The Young Geographer of the Year competition is run in partnership with Geographical and is kindly supported by Cotswold Outdoor, Esri UK, Ordnance Survey, Stanfords and Philip’s.
The 2018 competition provided students with the opportunity to explore the geography of the Arctic, and to discover what makes this polar environment so unique.
The Arctic is an environment like no other. It is home to four million people, supports an abundance of uniquely adapted wildlife, and plays an important role in moderating the world's climate.
However, the Arctic is a dynamic environment that is undergoing change. In an exploration of the Arctic, pupils considered how these changes affected not only the Arctic itself, but also the rest of the world. Pupils considered both the human and physical geography of the Arctic, including its environmental, political, social, cultural, and economic distinctiveness.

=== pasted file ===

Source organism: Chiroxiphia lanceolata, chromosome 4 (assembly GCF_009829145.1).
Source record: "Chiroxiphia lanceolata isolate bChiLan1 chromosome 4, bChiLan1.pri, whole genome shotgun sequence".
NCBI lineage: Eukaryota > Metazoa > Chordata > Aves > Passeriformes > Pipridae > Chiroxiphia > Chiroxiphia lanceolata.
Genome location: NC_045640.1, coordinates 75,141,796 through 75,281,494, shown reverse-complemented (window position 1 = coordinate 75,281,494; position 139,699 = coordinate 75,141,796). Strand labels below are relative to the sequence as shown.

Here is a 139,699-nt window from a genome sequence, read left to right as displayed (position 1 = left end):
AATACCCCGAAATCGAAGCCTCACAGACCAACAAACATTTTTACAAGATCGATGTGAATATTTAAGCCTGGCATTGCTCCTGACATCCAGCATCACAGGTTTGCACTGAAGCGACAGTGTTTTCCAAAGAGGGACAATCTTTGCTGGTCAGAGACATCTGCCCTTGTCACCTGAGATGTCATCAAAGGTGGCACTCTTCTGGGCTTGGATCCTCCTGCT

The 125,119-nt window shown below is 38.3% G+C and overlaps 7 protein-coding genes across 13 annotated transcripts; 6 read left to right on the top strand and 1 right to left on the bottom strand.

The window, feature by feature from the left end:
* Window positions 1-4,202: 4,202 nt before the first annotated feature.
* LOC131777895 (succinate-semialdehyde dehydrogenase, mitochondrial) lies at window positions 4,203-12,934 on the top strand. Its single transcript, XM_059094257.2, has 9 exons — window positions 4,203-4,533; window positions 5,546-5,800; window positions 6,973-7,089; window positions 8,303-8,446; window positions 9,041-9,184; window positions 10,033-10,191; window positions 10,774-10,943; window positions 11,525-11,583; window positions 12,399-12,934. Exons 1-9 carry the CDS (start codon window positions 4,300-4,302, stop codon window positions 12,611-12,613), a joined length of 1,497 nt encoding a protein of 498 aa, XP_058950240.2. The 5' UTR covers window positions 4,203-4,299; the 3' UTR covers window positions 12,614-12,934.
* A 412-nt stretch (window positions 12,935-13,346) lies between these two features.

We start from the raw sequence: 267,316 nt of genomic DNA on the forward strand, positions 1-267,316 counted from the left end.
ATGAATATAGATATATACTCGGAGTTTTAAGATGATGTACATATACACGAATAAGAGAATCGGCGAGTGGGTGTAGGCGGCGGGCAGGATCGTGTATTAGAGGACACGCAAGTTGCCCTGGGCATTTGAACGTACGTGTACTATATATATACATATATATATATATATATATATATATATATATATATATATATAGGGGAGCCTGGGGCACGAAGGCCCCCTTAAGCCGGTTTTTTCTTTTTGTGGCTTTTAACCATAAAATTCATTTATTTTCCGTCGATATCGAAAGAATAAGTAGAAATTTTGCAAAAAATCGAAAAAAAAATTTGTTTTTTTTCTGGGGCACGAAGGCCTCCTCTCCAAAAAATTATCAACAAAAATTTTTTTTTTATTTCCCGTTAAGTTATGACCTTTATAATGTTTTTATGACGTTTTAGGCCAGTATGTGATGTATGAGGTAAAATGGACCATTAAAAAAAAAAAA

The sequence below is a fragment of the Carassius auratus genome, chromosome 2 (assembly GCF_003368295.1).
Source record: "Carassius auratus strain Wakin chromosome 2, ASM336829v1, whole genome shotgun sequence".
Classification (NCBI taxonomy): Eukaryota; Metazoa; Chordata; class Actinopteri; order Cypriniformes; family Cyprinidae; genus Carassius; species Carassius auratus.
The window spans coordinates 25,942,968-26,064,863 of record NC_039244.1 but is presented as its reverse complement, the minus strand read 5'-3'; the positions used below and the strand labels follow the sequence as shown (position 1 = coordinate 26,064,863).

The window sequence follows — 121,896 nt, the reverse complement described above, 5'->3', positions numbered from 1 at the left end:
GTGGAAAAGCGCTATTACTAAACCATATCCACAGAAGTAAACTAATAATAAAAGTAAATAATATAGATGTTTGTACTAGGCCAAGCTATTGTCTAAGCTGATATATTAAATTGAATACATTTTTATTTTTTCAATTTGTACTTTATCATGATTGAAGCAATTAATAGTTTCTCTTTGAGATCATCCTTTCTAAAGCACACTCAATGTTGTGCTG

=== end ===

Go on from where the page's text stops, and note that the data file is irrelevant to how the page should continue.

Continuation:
The competition has four categories: Key Stage 2 (students aged 9-11), Key Stage 3 (students aged 11-14), Key Stage 4 or GCSE (students aged 14-16) and Key Stage 5 or A Level (students aged 16-18). The Society encouraged schools to run their own local semi-finals before entering their top-placed entries into the national competition.
Suraya Nurbhai, Croydon High School - Juniors
Sofia Estrada, British School Muscat
Zahra Qadeer, The Lady Eleanor Holles School
Zariya Bennett, Croydon High School - Juniors
Pau Ingles-Prats, Weydon School
Anika Lucas, St Helen and St Katharine
Alessia Simonutti, British School Muscat
Marcus Baker, St Paul's Juniors
Hannah Heus, St Helen and St Katharine
Jack Cheek, Brentwood School
Rosia Li, Stowe School
Anna Modeer, Avonbourne College
Eve Russell, St George's Academy Sleaford
Isobel Wragg, The Mount School York
Noa Goovaerts, St James Senior Girls' School
Ed Hodgson, Oundle School
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